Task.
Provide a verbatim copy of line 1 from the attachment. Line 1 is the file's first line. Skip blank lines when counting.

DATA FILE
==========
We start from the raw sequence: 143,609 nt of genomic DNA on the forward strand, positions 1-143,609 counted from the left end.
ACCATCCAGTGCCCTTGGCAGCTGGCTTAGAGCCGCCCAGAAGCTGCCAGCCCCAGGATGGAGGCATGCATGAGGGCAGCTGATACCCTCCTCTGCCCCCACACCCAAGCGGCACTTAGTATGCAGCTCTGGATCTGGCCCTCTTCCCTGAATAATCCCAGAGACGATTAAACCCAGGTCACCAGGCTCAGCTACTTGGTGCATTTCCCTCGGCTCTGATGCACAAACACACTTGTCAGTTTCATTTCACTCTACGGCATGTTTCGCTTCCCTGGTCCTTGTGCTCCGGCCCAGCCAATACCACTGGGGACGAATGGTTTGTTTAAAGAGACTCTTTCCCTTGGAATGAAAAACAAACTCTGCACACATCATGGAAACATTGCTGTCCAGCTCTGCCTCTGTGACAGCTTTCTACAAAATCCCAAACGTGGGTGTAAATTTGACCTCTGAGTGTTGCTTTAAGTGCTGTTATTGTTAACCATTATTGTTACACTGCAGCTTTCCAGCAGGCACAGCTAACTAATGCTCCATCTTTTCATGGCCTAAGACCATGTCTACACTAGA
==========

We start from the raw sequence: 143,609 nt of genomic DNA on the forward strand, positions 1-143,609 counted from the left end.